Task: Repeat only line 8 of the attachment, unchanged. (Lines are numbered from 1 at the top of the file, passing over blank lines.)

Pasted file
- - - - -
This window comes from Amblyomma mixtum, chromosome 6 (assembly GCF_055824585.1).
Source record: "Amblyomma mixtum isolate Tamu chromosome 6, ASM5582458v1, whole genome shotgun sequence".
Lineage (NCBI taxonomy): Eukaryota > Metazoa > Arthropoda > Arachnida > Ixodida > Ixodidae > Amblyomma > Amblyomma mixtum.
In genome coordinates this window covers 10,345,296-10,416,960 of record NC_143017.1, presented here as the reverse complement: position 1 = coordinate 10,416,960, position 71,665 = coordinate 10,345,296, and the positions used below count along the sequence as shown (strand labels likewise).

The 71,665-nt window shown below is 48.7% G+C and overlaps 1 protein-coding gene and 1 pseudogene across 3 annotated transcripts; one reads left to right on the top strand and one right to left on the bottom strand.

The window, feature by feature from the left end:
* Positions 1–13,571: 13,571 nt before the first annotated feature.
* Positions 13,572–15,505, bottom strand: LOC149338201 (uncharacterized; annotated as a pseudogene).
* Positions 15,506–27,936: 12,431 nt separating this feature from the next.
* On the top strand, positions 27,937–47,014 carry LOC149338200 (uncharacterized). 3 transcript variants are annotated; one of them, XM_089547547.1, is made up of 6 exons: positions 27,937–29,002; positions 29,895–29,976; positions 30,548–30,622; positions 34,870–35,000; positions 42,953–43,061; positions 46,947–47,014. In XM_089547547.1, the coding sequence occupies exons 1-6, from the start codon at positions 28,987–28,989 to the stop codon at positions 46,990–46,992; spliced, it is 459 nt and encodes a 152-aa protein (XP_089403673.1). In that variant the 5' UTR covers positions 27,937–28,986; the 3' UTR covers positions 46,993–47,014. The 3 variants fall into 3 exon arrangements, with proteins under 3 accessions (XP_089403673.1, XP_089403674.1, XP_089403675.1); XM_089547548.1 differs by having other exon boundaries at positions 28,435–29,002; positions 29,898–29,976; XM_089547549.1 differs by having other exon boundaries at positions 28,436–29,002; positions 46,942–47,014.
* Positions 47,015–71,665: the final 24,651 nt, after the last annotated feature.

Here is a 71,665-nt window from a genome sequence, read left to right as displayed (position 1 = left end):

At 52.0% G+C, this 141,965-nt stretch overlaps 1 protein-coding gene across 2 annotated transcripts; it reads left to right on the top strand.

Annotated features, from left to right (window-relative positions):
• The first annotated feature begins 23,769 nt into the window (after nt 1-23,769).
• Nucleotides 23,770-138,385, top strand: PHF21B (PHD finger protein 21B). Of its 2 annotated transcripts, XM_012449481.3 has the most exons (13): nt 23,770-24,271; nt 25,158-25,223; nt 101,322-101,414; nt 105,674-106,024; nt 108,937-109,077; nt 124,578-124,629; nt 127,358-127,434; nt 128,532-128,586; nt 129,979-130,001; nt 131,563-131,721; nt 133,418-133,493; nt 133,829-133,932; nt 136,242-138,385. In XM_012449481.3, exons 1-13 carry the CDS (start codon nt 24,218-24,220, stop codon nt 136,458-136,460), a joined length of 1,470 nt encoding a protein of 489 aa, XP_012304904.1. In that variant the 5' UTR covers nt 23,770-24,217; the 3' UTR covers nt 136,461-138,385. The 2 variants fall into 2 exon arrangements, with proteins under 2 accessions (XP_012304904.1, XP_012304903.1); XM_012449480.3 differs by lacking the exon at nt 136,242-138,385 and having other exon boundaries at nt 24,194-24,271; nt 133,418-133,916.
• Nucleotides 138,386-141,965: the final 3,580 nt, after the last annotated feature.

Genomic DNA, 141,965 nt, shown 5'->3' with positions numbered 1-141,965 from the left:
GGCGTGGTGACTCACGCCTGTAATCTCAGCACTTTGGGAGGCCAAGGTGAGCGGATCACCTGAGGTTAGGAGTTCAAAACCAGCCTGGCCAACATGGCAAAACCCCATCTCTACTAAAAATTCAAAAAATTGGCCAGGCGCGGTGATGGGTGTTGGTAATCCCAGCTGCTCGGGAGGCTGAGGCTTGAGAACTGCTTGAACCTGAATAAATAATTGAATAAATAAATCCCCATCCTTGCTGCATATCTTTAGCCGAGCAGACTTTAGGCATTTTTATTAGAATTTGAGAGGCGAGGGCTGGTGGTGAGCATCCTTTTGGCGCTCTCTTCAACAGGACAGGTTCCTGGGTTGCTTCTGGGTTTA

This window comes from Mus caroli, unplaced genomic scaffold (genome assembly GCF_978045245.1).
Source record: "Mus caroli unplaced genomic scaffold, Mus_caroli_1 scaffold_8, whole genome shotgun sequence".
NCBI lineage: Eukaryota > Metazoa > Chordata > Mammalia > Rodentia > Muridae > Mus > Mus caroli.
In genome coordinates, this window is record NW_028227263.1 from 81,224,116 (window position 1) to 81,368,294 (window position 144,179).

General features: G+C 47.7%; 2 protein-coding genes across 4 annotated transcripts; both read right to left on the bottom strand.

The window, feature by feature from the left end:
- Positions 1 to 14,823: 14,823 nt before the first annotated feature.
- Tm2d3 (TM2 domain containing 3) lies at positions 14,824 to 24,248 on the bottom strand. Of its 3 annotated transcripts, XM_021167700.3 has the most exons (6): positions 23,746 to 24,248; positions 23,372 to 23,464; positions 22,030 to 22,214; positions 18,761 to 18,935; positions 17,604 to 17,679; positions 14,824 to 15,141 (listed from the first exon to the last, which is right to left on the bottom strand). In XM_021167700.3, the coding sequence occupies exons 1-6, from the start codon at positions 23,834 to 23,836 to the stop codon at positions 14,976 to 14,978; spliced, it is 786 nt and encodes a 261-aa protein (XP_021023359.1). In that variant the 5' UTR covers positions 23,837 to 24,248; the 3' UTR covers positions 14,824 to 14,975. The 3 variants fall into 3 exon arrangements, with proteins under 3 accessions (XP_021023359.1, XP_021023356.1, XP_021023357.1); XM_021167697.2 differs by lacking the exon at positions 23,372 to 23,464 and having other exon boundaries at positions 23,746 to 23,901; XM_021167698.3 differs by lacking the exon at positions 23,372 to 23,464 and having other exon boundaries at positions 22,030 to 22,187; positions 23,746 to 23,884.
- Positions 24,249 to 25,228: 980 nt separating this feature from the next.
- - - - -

* Positions 13,572–15,505, bottom strand: LOC149338201 (uncharacterized; annotated as a pseudogene).